The Texas A&M AgriLife Research and Extension Center's Urban Water Team, from left, Karen Sanders, Daniel Cunningham, Clint Wolfe and Patrick Dickinson, won the Green Source DFW Sustainable Leader Award for Large Business or Nonprofit Project in March. Photos courtesy of Texas A&M AgriLife. 

April 20, 2015

The Urban Water Team at the Texas A&M AgriLife Research and Extension Center is saving Texas water, one rain barrel at time. 

The Dallas-based team has made it their mission to educate people in Northeast and Central Texas – almost 50 counties – in an effort to save precious water. Those efforts were recognized when Green Source DFW presented them with the Large Business or Nonprofit Project award in March.  

“The award is significant, and we were very pleasantly surprised that we won,” said Clint Wolfe, program manager for Texas A&M AgriLife Research’s Urban Water team. “We spend a lot of nights and weekends trying to get the message across that water conservation is absolutely necessary. The award makes those long nights and weekends worthwhile.”

A 1,000-gallon rainwater harvesting collection system at Texas A&M AgriLife Research and Extension Center's WaterSense home in Dallas used for landscape irrigation. 

In the past, Texas extension offices served primarily rural residents. However, to address changing landscapes, in 2004, Texas A&M AgriLife Research and Extension Center at Dallas began focusing on urban issues, such as water, energy, health and food production. The A&M system has 13 research centers across Texas and according to Wolfe, Dallas is the only metropolitan urban center. 

In 2006, an urban water team was created because of water conditions, i.e. the onset of drought conditions and lowering water levels.

“There was a definite need for water conservation education,” says Wolfe.  “And I and my team want to make everyone aware the water situation is not going to get better. Everyone has to do their part and little things add up to savings.”

Wolfe’s team talks a lot about best management conservation practices, both indoors and outdoors, that people can implement at home at little or no cost.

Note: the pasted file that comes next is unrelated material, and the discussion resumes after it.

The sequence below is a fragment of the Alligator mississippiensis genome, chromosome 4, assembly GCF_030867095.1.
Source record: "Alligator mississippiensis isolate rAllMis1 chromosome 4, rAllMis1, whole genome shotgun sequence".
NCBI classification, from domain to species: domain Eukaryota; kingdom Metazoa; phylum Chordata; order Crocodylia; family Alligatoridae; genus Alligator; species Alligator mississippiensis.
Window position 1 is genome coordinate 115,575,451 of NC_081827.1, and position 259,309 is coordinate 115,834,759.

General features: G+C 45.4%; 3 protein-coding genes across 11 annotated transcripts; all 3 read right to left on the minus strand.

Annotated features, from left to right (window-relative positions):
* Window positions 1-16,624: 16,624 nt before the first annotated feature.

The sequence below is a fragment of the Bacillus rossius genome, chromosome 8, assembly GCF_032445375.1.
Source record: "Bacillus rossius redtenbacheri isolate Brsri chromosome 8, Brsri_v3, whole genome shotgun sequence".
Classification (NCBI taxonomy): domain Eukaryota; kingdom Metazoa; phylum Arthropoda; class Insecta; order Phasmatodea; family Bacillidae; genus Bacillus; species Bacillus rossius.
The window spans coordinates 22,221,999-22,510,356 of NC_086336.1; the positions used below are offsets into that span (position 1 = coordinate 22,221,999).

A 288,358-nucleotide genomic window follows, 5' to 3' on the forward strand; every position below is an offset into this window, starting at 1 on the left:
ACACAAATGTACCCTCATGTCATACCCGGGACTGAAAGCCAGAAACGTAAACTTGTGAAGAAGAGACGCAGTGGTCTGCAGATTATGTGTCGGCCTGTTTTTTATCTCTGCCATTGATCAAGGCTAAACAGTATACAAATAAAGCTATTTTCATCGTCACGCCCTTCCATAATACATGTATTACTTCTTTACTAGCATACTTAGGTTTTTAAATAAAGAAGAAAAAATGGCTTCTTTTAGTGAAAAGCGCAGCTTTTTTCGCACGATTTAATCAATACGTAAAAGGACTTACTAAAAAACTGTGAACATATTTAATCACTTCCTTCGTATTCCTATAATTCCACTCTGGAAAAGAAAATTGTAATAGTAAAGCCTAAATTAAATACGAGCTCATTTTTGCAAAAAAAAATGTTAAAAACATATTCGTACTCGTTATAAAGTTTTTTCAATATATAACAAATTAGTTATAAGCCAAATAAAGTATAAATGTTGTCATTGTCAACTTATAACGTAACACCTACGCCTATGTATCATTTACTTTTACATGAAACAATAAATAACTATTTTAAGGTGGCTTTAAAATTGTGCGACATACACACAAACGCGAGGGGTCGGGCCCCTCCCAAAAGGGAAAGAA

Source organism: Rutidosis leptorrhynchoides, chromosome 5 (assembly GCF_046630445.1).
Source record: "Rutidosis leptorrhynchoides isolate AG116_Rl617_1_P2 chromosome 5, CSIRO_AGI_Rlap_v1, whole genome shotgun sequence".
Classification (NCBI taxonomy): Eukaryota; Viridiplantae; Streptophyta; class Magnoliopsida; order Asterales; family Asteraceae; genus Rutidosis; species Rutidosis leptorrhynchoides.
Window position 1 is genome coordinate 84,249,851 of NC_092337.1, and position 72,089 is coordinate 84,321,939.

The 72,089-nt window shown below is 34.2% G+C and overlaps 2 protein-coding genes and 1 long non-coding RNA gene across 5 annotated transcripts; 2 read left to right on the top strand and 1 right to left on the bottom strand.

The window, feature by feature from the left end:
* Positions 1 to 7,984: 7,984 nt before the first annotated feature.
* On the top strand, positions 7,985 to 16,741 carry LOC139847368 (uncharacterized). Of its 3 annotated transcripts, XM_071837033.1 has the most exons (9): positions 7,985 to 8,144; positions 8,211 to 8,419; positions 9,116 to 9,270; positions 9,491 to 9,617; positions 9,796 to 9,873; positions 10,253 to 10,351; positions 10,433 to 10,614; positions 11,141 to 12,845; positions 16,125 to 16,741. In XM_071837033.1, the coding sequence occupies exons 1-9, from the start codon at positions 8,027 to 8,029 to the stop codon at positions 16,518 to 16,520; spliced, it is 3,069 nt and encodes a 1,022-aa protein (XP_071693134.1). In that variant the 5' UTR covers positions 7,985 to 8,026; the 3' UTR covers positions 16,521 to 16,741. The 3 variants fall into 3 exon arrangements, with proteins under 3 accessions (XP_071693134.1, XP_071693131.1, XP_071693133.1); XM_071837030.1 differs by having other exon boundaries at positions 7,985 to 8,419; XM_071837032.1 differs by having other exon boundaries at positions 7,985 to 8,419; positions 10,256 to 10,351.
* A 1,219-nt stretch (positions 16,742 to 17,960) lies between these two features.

“The biggest changes come from people’s habits and the way they value water,” he says.  “Water is inexpensive and people don’t value it is as much as they should, which leads to waste.”   

Most of the education is done face-to-face, as well as social media. Wolfe says that the water barrel class has definitely been their most successful program.

“Last year, we made the 10,000th rain barrel. Amazingly, in a year’s time, you can save 23 million gallons of water,” he shares.  

He further comments that the biggest educational factor or “aha” moment comes when people realize that a barrel holds 55 gallons, so you have to be very deliberate in how you use your water. When the water in a barrel runs out, you realize how precious water is.

“Our lake is like a barrel,” he says. “It has to rain to fill the lake, and people equate the rain barrel to the lake.

“A person can collect on average 2,300 gallons of water from one 55-gallon barrel in a normal rainfall year, which is significant.”  

Right, an example of the 55-gallon rain barrels that Texas A&M AgriLife Research and Extension Center's students assemble in their classes.

When asked about whether people will start building more homes with rain barrels and water collecting systems in the design, Wolfe says that is their goal and he thinks there will come a time when that will be standard.

“Maybe not within five or 10 years, but perhaps that will be a standard in the next 20 years,” he says.  

Read the article about Texas A&M AgriLife Extension and Research Center's WaterSense home in Dallas.

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